After Many Years in Music City, Ryan Broshear Still Brings All the Hometown Feels to His Music in Long-Awaited Oxford Performance

By Lauren Schwab Eyre

Every time I drive back to Oxford, Ohio memories flood my mind of school days. For those who grew up in the small town or found their way there by love and honor to Miami University, experience the nostalgic feels when you drive through uptown, see a band play at Brick Street, or sit in the park eating your favorite local cuisine. Of course, a drive is not complete without the right music to listen to. This brings me to the spring day in April when I made my way back into town for the Butler Rural Electric Cooperative annual dinner.

Two years of waiting for the dinner to return was worth it because country music singer and songwriter, Ryan Broshear, would bring the sounds I love to the hometown we share. As I went backstage at Millett Hall, I couldn’t wait to sit down with Ryan and talk about all things country music and how his Oxford upbringing left him coming back to the area after many years of living in Nashville. Read on to learn how a photo of uptown Oxford made its way onto his album, how he met his wife and spent years song writing together, all leading to the sound that is his today.

Photo Credit: Tony @themusicroomme

Growing up on a farm and having spent many years in 4-H and FFA, gave Ryan the country lifestyle rooted in the sounds of his music. His love for country music began as he sang along to the radio during car rides as a young boy. When he got his first guitar at age 12, he instantly fell in love. He formed his first band just two years later and spent his high school years perfecting his stage performance. “Garth Brooks made me want to be on a stage because I saw his performance with all the energy and running around crazy, I thought ‘I want to do that’. It was Garth that made me want to take the stage, but vocally Merle Haggard and George Straight were some of those classic influences,” shared Ryan.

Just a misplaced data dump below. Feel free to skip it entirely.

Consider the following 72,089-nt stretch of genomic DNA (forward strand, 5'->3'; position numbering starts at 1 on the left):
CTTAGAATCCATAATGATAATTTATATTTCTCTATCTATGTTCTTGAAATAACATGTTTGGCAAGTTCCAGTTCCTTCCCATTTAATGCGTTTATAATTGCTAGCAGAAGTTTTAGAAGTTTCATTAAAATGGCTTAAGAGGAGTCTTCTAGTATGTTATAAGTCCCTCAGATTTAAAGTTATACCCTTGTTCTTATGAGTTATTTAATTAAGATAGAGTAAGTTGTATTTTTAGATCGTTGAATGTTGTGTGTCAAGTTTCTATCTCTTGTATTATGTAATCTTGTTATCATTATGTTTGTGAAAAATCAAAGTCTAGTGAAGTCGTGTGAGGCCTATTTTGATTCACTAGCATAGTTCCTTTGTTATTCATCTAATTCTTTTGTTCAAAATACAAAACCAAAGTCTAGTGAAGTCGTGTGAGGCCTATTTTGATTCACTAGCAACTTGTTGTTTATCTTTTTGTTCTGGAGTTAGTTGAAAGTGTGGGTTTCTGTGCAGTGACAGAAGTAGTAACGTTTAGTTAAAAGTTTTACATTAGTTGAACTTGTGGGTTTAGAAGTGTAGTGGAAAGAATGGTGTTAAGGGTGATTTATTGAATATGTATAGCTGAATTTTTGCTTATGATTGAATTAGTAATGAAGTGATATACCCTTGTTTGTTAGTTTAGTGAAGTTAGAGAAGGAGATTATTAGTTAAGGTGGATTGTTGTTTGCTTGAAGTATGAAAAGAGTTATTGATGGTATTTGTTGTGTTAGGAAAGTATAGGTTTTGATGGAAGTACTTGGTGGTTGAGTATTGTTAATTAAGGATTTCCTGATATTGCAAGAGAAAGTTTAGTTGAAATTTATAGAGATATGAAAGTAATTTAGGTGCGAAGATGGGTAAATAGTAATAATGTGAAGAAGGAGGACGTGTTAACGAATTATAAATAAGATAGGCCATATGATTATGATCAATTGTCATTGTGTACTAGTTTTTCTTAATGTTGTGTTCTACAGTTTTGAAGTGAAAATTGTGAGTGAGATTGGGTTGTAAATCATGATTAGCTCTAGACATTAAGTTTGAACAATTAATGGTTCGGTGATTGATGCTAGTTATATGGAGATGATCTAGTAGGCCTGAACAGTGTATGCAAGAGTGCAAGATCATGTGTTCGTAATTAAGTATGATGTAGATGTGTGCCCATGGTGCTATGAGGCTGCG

He quickly fell in love with entertaining and by the time he graduated was performing locally. Ryan soon made his way to Music City, living there for several years. When he came back home, he met his wife, Amie, at a local show. Their shared love of music led them to move back to Nashville together and they began writing songs.  Ryan released a self-titled album in 2011 followed by his Paint It Red collection of songs in 2015, many of which the couple had co-written. This gave Ryan the opportunity to tour nationally, visit radio stations, and his single “Spin Me” was on Billboard for about 17 weeks.

For the first album, Ryan sat down at his house and wrote from experiences he had. It included one of the first songs he had written called “Make Each Moment Last”. As he would get stuck on writing songs for the album, Amie would give him ideas. “We wrote ‘I Don’t Mind’ back and forth over text messages throughout the day. I had a dream I lost her. I woke up with a terrible, bad feeling. It was a rainy nasty day. I pulled into a parking spot at work and came up with the line, ‘I don’t mind the rain.’ I wrote a verse, sent it to her, and she sent me back something. We wrote that over the course of a day and ended up releasing it as a single,” told Ryan, “Each song has its own story and unique way of coming about. That album inspired us to refollow a dream I’ve had my whole life. We moved back to Nashville together.”

That was a launchpad into the second album Paint It Red. Ryan and Amie filmed a music video for the single ‘Spin Me’ that went to Great American Country (GAC). The scenes were filmed in several spots in Nashville with iconic Nashville scenery. They wrote the script of a guy running into a girl at the coffee shop. They have a little moment, and she writes a note on a coffee cup that says “You spin me”. He’s wondering all day about what the note means and how he can find the girl, which he ultimately does in the end.